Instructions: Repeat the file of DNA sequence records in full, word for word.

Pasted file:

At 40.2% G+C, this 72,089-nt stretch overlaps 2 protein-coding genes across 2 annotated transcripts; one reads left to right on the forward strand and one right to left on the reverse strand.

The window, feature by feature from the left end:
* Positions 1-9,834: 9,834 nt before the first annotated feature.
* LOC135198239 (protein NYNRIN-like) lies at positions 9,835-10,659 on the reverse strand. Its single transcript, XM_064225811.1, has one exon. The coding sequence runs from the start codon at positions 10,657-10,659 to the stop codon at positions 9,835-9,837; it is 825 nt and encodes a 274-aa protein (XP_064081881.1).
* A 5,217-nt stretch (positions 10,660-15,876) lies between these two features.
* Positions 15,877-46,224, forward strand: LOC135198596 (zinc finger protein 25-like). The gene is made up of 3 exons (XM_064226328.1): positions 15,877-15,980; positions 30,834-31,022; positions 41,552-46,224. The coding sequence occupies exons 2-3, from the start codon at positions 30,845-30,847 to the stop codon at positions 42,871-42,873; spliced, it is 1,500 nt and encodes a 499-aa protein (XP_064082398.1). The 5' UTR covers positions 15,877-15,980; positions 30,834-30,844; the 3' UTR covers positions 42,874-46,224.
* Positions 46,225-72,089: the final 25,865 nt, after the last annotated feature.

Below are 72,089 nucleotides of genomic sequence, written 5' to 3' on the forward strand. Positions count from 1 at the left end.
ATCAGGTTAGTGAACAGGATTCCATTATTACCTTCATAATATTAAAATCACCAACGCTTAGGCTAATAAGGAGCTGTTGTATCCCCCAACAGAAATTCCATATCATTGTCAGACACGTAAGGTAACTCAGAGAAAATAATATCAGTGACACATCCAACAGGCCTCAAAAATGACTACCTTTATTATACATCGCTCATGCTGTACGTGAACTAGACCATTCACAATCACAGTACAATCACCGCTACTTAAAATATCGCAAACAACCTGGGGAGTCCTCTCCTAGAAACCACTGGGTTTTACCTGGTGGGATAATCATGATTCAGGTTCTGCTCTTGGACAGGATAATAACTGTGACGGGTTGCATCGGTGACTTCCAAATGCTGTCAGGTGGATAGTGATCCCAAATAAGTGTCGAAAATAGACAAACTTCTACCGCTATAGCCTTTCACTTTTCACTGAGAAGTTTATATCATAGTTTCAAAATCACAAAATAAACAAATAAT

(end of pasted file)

At 40.2% G+C, this 72,089-nt stretch overlaps 2 protein-coding genes across 2 annotated transcripts; one reads left to right on the forward strand and one right to left on the reverse strand.

The window, feature by feature from the left end:
* Positions 1-9,834: 9,834 nt before the first annotated feature.
* LOC135198239 (protein NYNRIN-like) lies at positions 9,835-10,659 on the reverse strand. Its single transcript, XM_064225811.1, has one exon. The coding sequence runs from the start codon at positions 10,657-10,659 to the stop codon at positions 9,835-9,837; it is 825 nt and encodes a 274-aa protein (XP_064081881.1).
* A 5,217-nt stretch (positions 10,660-15,876) lies between these two features.
* Positions 15,877-46,224, forward strand: LOC135198596 (zinc finger protein 25-like). The gene is made up of 3 exons (XM_064226328.1): positions 15,877-15,980; positions 30,834-31,022; positions 41,552-46,224. The coding sequence occupies exons 2-3, from the start codon at positions 30,845-30,847 to the stop codon at positions 42,871-42,873; spliced, it is 1,500 nt and encodes a 499-aa protein (XP_064082398.1). The 5' UTR covers positions 15,877-15,980; positions 30,834-30,844; the 3' UTR covers positions 42,874-46,224.
* Positions 46,225-72,089: the final 25,865 nt, after the last annotated feature.

Below are 72,089 nucleotides of genomic sequence, written 5' to 3' on the forward strand. Positions count from 1 at the left end.
ATCAGGTTAGTGAACAGGATTCCATTATTACCTTCATAATATTAAAATCACCAACGCTTAGGCTAATAAGGAGCTGTTGTATCCCCCAACAGAAATTCCATATCATTGTCAGACACGTAAGGTAACTCAGAGAAAATAATATCAGTGACACATCCAACAGGCCTCAAAAATGACTACCTTTATTATACATCGCTCATGCTGTACGTGAACTAGACCATTCACAATCACAGTACAATCACCGCTACTTAAAATATCGCAAACAACCTGGGGAGTCCTCTCCTAGAAACCACTGGGTTTTACCTGGTGGGATAATCATGATTCAGGTTCTGCTCTTGGACAGGATAATAACTGTGACGGGTTGCATCGGTGACTTCCAAATGCTGTCAGGTGGATAGTGATCCCAAATAAGTGTCGAAAATAGACAAACTTCTACCGCTATAGCCTTTCACTTTTCACTGAGAAGTTTATATCATAGTTTCAAAATCACAAAATAAACAAATAAT